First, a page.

Last chance to make flood submissions
There’s a timeless quality to the patch of riverbank down near the old stock bridge in Kensington but experts are warning residents not to be complacent.
Nicole Kowalczyk has prepared a submission for the Melbourne Water review into last year’s disastrous flood.
She’s blaming overdevelopment of flood plains for the surge and is keen to “let rivers be rivers.”
As an ecologist and Maribyrnong Officer for the Maribyrnong River and Waterways Association, she’s opposed to flood walls and extensions to existing buildings.
She says that those who bought into one of the affected areas, the apartment block at Riverside Place south of the old stock bridge, probably had no idea of the flood risk.
On October 14 last year the Maribyrnong burst its banks and a surge of muddy water engulfed the building, writing off an estimated 100 cars in the basement, after destroying homes further up the river.
The 2022 event was a 50-year flood, Ms Kowalczyk said, and authorities predicted it would be similar to the one in 1974.
“If you look at aerial footage the water levels are extremely similar,” she said, “so were the flow rates and the rainfall. You can directly compare the water’s distribution.”
Since the 1974 flood, the increase in impervious surfaces and development created massive flash flooding and a stormwater surge that was twice as high as expected.
Riverside Place is just a few hundred metres south of the controversial flood wall built at Flemington Racecourse in 2007. The water rushed up Hobsons Rd, then up Bateman St, leaving a high-water mark on the wall of the apartment block of about one metre.
“If it was a 100-year flood the first floor would have been wiped out,” Ms Kowalczyk said. “It’s in a flood risk zone. You assume planners have done their homework if you buy a unit.”
Ms Kowalczyk is encouraging those affected to make submissions to the Maribyrnong River Flood Event Independent Review which closes on March 17.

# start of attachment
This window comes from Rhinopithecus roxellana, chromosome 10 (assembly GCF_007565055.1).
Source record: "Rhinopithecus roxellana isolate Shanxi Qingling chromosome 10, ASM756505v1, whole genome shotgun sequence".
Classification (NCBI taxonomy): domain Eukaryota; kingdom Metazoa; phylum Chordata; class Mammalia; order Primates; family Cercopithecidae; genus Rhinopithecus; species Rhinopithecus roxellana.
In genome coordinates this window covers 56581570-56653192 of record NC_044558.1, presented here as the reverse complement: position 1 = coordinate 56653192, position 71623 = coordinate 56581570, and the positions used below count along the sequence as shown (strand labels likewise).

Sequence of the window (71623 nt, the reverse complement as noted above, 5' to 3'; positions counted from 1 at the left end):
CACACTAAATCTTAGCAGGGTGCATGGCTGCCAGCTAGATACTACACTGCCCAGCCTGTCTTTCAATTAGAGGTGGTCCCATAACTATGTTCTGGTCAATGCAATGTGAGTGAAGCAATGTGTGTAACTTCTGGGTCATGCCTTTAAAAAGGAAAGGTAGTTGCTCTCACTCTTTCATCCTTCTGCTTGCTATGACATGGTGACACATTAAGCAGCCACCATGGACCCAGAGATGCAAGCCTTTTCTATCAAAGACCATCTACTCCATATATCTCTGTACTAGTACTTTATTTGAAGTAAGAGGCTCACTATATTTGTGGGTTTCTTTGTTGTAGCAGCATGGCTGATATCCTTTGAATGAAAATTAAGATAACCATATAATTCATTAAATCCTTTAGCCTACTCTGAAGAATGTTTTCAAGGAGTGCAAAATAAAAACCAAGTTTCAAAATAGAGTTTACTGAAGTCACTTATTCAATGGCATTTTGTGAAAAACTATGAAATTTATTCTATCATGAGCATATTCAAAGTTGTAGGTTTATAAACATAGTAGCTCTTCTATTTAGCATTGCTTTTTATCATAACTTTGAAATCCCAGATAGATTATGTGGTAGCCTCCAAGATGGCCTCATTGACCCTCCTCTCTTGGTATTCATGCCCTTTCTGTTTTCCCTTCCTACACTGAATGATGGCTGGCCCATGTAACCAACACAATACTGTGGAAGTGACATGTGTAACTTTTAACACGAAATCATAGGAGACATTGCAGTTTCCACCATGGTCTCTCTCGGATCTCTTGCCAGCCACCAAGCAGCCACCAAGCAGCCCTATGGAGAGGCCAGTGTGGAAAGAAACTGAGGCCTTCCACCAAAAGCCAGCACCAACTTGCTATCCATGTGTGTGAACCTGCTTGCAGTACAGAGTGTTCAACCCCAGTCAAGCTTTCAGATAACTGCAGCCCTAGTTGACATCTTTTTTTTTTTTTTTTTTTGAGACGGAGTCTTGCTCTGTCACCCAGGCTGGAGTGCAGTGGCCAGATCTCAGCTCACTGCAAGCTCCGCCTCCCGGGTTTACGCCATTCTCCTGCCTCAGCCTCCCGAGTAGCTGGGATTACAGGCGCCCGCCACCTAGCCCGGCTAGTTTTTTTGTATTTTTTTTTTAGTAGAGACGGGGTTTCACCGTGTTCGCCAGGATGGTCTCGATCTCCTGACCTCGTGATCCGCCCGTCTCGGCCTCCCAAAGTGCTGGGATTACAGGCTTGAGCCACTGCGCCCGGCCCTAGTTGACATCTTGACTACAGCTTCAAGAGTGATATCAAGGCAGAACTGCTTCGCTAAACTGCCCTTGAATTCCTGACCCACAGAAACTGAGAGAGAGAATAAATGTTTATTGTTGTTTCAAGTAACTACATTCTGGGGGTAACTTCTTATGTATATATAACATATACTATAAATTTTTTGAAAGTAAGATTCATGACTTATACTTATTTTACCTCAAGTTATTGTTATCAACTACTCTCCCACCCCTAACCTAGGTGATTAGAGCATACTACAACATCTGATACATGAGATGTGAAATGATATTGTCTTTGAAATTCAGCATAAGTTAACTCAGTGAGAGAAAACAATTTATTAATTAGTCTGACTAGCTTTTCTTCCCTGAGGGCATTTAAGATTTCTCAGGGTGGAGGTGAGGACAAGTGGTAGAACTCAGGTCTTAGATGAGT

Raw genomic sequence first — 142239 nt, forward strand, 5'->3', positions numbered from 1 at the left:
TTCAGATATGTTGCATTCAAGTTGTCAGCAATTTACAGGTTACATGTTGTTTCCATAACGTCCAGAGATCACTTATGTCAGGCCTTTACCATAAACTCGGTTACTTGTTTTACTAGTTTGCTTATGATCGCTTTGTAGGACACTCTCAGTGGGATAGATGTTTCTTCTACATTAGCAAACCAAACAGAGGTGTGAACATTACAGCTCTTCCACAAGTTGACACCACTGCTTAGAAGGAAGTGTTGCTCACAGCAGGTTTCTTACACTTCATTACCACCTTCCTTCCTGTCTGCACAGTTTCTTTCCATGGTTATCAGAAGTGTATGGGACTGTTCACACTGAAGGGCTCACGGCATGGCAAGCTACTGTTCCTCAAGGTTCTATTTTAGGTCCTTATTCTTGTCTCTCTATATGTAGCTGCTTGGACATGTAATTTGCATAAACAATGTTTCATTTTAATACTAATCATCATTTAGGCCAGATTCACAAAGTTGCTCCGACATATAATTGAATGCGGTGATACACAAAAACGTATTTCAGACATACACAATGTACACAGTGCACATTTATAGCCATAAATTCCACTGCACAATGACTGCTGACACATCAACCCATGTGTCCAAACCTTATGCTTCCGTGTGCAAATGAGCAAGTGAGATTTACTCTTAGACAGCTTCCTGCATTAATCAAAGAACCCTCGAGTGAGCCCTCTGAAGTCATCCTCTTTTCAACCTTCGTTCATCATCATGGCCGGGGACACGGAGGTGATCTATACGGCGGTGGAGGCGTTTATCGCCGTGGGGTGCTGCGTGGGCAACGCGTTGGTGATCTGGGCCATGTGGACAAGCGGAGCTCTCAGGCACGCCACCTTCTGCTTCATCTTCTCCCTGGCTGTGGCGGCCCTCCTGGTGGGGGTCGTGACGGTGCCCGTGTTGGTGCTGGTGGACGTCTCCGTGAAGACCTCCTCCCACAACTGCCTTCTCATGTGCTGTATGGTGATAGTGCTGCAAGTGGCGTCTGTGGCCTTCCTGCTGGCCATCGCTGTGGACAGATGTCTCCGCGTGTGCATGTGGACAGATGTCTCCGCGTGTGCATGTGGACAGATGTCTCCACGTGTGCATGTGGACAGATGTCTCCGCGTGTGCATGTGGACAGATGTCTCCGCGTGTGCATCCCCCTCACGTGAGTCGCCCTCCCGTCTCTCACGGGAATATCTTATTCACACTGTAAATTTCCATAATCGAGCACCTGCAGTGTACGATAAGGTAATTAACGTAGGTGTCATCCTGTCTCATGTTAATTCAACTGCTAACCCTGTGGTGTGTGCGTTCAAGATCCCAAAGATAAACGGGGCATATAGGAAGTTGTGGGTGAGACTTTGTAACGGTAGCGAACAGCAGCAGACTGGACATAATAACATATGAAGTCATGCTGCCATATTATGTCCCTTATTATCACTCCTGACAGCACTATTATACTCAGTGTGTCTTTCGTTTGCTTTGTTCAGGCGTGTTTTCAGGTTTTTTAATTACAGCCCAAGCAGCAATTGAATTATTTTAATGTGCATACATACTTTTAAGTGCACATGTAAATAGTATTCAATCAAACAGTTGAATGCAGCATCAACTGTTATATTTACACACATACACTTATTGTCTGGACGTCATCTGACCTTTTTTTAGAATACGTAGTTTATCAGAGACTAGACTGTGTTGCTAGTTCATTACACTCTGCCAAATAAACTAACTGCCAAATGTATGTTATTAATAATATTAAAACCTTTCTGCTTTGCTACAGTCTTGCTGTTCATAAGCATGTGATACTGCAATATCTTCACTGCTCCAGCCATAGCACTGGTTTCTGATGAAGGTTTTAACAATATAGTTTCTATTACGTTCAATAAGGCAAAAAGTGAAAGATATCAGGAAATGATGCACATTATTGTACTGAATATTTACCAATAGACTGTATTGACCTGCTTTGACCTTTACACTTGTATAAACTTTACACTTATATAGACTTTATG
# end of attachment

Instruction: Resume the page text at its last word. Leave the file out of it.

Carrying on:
In her submission on behalf of the Maribyrnong and Waterways Association, she says that early warning systems could be improved.
“Two days before there was a general warning. It was downgraded the day before. At 8.24pm on October 13 a warning was issued that it would have a moderate peak. At 2.25am an emergency flood warning was sent by text. A peak of 2.9 metres was expected. It reached 4.18 metres.”
She said the warning system was imperfect and that many residents missed out on the text. Others were not “flood literate” enough to heed the warnings.
“I want Melbourne Water to err on the side of caution and issue a moderate warning and that people have more notice.”
She said they need to know that if it’s been raining for a week, the banks will overflow. “We should have rules of thumb. We should be aware of the risks. What are the signs? Where can they find more information?” What do they do in an emergency?” •
For more information regarding the Melbourne Water review, click here.
Locals can also make a submission to the parliamentary inquiry into the floods by clicking here.
Caption: Maribyrnong officer Nicole Kowalczyk outside Riverside Place in Kensington.